RALEIGH — A cadre of Republicans in the North Carolina House broke ranks with their leadership Tuesday to vote down a sweeping economic incentives and tax bill they said violated core conservative principles.
More than two dozen GOP members joined with Democrats to defeat the bill 47-54, despite support for it from Gov. Pat McCrory, House Speaker Thom Tillis, Senate leader Phil Berger.
The multi-part bill included county sales taxes, tax benefits for a Haywood County paper mill, expanded tax breaks for new businesses and a proposed $20 million economic development fund to woo manufacturers with upfront cash.
The hour-long floor debate over the bill laid bare deep divisions within the House GOP caucus, with several Republicans criticizing the tortured process by which it had been negotiated behind closed doors. Republicans command large majorities in both legislative chambers.
The bill failed despite last-minute face-to-face lobbying from state Commerce Secretary Sharon Decker, who told lawmakers that there are several large projects in the pipeline that would require millions in incentives to land, potentially creating hundreds of well-paying jobs.
Opponents countered that most employers would still come to the state, with or without the incentives they derided as “corporate welfare.”
“The economists who study it say this kind of stuff just does not affect the overall economic well-being of a state,” said Rep. Skip Stam, R-Wake. “It doesn’t work.”
Rep. Nelson Dollar, a chief House budget writer, said the $20 million “Job Catalyst” fund included in the bill amounted to giving “walking around money” to Decker’s agency with few rules in place about how the cash would be used.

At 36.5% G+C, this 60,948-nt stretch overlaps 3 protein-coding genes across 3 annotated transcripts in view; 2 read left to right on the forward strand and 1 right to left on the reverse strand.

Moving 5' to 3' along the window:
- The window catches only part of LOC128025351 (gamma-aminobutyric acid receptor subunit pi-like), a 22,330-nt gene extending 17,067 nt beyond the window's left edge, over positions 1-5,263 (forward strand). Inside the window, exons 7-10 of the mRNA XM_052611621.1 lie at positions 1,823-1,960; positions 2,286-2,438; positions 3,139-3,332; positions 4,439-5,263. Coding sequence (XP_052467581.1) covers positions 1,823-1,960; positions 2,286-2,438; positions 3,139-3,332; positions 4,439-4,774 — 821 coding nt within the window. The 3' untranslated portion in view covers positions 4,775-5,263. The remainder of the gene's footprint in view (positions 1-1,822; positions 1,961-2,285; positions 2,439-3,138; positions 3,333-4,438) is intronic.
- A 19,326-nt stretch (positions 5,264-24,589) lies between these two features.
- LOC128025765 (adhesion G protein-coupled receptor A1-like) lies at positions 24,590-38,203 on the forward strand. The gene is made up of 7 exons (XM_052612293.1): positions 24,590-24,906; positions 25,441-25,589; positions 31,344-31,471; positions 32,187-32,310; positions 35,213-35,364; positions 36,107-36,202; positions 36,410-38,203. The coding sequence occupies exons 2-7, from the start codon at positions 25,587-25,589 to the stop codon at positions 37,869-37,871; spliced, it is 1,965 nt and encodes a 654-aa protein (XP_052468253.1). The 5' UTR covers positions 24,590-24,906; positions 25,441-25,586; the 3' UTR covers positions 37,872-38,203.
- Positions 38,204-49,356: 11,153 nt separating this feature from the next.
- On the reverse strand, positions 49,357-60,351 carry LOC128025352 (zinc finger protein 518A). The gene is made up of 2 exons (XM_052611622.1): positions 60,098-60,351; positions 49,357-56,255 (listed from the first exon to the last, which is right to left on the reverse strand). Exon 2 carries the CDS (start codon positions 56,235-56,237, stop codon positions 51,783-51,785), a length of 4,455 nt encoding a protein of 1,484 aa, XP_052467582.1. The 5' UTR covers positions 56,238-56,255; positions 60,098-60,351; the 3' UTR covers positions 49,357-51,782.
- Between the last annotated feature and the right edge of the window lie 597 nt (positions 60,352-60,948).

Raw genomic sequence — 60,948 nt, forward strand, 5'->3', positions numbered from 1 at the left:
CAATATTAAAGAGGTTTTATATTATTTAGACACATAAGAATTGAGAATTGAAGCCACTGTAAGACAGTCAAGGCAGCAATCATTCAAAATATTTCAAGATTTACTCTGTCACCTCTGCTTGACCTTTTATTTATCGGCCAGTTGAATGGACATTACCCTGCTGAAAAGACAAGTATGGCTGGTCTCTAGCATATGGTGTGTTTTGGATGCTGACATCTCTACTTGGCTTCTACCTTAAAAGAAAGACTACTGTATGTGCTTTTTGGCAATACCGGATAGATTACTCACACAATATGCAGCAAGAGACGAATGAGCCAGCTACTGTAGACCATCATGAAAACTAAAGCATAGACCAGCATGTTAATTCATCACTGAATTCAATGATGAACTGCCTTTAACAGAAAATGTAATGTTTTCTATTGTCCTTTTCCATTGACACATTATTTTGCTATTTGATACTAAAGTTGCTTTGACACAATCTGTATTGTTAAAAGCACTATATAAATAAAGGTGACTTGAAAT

“We have criticized past governors for having walking around money and how we wanted to get away from that,” said Dollar, R-Wake. “This is just trying to shoot for some big fish out there, that may or may not be out there, under a scenario where it will basically be up to the secretary of commerce to decide what the regulations are, what the guidelines are, who gets the money, how much, and who doesn’t get the money.”
With the defeat of the incentives bill, two other pieces of legislation are also in jeopardy. Senate leaders had insisted the House pass the incentives measure before it would allow a vote restoring funding for hundreds of classroom teaching assistants that could be laid off as a result of the state budget McCrory signed last week.
Another bill would have extended until 2016 the period for local leaders in Wake County to ask voters to approve up to a three-quarters of a penny sales tax increase for transportation projects. If it had passed, the incentives bill would have placed a 2.5 percent cap on county sales taxes, with exceptions allowed four large urban counties to go up to 2.75 percent. Wake, with about 1 million residents, currently has a 2 percent sales tax.
Several rank-and-file House members from both parties objected that tying votes on the two bills to the passage of the third amounted to “extortion” and “blackmail.”
“When do we stand up and make a change?” asked Mike Stone, R-Lee. “Is today that day? Are we all tired of passing five things and getting four you don’t like? Or do you want to have each bill stand on its own?”